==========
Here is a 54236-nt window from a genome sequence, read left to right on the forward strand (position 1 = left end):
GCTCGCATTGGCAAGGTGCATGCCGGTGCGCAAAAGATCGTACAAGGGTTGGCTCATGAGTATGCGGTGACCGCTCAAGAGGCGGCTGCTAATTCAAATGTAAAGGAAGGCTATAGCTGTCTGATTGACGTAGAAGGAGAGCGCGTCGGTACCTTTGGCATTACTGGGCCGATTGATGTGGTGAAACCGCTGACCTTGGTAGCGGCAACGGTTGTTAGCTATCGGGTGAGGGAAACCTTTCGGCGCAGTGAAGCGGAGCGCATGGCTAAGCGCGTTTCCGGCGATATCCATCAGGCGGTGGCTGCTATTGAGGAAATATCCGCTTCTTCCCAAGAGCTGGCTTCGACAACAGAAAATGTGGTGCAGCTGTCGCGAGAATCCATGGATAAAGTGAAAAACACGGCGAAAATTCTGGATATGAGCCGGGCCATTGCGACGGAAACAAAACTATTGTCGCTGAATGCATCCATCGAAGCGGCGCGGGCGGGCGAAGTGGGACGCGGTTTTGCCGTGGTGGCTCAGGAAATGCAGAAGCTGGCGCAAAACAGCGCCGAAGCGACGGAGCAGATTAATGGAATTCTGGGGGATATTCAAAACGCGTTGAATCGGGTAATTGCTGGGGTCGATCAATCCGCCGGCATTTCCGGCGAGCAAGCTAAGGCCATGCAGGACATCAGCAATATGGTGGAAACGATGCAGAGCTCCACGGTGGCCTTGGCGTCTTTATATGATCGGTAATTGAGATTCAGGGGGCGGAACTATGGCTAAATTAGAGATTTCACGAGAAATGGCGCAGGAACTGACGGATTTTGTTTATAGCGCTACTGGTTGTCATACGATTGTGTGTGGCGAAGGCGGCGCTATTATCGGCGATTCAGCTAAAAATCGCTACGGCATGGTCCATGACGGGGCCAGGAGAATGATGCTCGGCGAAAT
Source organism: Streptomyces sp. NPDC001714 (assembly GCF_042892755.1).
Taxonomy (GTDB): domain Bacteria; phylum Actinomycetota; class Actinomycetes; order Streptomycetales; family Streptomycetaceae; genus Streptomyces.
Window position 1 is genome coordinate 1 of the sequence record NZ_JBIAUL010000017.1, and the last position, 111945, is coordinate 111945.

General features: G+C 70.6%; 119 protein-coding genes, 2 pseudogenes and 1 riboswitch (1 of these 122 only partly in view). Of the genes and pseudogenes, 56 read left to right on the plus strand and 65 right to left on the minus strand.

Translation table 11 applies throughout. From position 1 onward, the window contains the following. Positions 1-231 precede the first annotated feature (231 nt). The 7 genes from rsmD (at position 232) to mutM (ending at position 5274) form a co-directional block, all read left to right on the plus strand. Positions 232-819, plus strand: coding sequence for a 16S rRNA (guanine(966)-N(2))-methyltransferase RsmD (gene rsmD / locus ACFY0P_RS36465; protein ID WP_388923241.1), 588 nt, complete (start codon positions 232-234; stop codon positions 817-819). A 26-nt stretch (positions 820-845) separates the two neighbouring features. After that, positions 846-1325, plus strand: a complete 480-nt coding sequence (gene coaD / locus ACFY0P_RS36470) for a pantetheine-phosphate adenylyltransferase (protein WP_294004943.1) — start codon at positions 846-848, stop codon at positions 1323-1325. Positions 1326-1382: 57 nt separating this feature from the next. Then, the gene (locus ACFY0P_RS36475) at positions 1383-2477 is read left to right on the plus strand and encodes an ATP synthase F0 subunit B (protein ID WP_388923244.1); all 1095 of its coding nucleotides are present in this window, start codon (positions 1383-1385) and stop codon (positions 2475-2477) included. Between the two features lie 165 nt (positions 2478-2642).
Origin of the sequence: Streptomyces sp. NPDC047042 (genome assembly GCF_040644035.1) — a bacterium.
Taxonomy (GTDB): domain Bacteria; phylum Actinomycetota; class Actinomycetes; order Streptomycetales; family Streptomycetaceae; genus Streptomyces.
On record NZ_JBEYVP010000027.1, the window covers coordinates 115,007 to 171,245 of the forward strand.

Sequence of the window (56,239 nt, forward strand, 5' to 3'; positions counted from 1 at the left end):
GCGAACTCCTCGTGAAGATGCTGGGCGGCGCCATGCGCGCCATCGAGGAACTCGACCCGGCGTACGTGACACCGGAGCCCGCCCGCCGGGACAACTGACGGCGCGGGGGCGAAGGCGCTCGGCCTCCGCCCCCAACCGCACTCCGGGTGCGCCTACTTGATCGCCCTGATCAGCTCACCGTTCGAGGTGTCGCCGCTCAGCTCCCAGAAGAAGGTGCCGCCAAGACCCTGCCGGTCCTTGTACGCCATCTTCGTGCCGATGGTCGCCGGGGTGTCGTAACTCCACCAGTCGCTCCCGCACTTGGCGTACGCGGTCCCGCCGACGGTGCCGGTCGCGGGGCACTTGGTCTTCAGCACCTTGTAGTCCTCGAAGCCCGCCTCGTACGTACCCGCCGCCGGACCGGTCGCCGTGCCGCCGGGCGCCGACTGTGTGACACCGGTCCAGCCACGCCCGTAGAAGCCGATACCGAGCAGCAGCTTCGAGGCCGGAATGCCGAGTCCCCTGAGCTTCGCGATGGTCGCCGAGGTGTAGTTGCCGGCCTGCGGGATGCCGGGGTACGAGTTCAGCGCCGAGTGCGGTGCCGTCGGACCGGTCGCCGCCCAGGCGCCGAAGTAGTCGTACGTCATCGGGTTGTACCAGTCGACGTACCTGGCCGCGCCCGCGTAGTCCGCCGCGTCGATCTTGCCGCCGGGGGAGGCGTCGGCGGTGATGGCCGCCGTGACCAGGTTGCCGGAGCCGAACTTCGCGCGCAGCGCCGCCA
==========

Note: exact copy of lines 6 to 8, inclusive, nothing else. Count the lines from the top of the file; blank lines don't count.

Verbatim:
General features: G+C 70.6%; 119 protein-coding genes, 2 pseudogenes and 1 riboswitch (1 of these 122 only partly in view). Of the genes and pseudogenes, 56 read left to right on the plus strand and 65 right to left on the minus strand.

Translation table 11 applies throughout. From position 1 onward, the window contains the following. Positions 1-231 precede the first annotated feature (231 nt). The 7 genes from rsmD (at position 232) to mutM (ending at position 5274) form a co-directional block, all read left to right on the plus strand. Positions 232-819, plus strand: coding sequence for a 16S rRNA (guanine(966)-N(2))-methyltransferase RsmD (gene rsmD / locus ACFY0P_RS36465; protein ID WP_388923241.1), 588 nt, complete (start codon positions 232-234; stop codon positions 817-819). A 26-nt stretch (positions 820-845) separates the two neighbouring features. After that, positions 846-1325, plus strand: a complete 480-nt coding sequence (gene coaD / locus ACFY0P_RS36470) for a pantetheine-phosphate adenylyltransferase (protein WP_294004943.1) — start codon at positions 846-848, stop codon at positions 1323-1325. Positions 1326-1382: 57 nt separating this feature from the next. Then, the gene (locus ACFY0P_RS36475) at positions 1383-2477 is read left to right on the plus strand and encodes an ATP synthase F0 subunit B (protein ID WP_388923244.1); all 1095 of its coding nucleotides are present in this window, start codon (positions 1383-1385) and stop codon (positions 2475-2477) included. Between the two features lie 165 nt (positions 2478-2642).
Origin of the sequence: Streptomyces sp. NPDC047042 (genome assembly GCF_040644035.1) — a bacterium.